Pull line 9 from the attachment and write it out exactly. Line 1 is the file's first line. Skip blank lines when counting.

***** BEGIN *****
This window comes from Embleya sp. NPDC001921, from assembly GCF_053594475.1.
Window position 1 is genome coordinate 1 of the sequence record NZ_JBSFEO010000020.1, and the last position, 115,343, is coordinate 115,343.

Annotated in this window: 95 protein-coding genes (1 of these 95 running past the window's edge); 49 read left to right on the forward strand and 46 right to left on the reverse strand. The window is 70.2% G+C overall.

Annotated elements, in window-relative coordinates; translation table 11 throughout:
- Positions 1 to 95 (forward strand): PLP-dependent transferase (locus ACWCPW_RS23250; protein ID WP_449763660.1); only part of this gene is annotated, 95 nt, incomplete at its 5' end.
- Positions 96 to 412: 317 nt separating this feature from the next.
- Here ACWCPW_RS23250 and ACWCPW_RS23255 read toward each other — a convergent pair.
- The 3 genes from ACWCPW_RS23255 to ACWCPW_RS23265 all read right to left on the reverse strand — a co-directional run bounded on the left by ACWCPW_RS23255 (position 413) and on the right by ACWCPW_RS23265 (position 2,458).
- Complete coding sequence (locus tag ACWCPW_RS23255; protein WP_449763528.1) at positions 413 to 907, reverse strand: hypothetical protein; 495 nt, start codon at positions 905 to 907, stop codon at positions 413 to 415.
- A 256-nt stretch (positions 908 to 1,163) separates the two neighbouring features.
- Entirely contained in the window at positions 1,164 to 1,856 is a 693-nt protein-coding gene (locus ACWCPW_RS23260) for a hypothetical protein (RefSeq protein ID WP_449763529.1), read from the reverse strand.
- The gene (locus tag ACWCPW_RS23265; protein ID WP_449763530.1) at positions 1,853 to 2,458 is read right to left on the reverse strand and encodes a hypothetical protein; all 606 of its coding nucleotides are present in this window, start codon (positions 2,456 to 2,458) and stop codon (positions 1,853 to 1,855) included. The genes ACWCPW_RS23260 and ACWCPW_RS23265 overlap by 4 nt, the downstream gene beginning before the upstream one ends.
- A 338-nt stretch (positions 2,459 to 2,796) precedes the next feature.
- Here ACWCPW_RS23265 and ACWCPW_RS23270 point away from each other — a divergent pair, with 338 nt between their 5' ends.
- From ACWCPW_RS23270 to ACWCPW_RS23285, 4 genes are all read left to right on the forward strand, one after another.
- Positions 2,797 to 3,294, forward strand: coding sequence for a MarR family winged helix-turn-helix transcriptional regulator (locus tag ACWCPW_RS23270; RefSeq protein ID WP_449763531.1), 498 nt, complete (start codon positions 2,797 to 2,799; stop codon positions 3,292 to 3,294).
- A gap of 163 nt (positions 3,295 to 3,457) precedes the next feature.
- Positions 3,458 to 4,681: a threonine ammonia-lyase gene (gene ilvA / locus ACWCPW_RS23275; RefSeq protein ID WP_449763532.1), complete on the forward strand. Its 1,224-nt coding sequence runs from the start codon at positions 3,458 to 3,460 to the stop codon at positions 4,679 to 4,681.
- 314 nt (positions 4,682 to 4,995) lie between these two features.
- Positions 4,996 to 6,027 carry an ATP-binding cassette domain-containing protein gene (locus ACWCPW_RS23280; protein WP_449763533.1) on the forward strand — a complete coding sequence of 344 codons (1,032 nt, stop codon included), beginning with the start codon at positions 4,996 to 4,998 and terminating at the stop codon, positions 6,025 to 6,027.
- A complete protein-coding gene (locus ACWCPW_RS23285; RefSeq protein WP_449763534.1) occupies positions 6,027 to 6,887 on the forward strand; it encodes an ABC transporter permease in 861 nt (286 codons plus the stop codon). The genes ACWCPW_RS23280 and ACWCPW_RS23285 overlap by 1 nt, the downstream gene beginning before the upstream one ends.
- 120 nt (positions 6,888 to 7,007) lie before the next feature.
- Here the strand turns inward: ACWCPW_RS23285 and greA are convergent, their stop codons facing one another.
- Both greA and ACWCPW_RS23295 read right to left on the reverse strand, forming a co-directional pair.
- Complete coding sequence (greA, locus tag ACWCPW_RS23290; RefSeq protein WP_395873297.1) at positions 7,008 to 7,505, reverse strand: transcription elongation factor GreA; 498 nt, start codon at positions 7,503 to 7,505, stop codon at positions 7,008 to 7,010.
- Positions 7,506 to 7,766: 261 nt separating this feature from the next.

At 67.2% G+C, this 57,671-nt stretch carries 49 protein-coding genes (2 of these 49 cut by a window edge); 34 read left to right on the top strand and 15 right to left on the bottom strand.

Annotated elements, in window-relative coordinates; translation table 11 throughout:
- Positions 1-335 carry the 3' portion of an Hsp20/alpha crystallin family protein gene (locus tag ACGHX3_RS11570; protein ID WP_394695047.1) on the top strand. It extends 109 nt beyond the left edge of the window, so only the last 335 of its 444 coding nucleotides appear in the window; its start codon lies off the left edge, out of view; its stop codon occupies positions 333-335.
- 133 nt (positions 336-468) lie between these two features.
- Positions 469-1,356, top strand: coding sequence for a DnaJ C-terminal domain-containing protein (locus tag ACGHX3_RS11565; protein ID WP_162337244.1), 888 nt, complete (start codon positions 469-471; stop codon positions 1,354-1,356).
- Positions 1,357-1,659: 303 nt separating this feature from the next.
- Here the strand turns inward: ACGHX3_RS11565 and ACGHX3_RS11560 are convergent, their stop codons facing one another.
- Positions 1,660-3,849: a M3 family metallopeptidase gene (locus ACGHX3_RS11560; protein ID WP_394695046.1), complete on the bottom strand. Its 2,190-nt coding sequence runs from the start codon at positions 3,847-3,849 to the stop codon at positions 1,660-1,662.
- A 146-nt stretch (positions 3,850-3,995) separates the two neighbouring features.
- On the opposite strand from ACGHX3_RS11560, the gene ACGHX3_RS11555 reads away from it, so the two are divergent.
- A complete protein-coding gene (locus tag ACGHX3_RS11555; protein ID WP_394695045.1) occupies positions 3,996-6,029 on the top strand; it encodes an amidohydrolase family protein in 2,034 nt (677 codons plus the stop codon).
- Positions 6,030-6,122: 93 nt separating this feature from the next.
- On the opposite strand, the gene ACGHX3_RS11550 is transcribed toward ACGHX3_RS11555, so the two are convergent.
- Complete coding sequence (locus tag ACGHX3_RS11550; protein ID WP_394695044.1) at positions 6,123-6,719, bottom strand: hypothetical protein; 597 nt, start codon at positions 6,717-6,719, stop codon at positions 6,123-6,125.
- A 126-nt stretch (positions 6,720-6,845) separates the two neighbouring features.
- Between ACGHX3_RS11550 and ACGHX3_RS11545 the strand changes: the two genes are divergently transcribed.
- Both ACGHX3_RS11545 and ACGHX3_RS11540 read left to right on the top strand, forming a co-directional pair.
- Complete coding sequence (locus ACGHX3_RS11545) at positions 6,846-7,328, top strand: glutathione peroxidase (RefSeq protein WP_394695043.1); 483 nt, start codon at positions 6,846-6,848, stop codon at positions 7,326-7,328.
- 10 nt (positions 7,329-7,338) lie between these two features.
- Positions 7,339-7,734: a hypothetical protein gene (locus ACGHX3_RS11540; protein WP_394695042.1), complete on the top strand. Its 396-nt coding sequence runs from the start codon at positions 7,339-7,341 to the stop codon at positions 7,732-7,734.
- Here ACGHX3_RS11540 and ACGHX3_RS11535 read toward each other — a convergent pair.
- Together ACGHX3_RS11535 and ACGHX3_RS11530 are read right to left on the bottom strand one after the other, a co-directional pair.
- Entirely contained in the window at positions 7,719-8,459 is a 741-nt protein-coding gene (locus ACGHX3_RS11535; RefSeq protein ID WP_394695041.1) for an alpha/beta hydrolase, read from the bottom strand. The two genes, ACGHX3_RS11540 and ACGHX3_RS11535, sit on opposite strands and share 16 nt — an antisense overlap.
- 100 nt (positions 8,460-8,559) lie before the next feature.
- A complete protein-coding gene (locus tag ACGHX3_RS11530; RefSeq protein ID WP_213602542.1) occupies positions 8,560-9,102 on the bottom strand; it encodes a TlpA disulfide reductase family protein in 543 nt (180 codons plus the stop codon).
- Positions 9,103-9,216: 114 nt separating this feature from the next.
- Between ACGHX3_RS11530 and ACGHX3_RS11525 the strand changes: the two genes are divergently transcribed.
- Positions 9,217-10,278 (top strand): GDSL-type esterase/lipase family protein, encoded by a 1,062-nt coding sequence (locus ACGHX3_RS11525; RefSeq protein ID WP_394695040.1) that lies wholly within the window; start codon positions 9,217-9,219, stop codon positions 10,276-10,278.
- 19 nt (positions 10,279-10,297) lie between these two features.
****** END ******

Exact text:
- Complete coding sequence (locus tag ACWCPW_RS23255; protein WP_449763528.1) at positions 413 to 907, reverse strand: hypothetical protein; 495 nt, start codon at positions 905 to 907, stop codon at positions 413 to 415.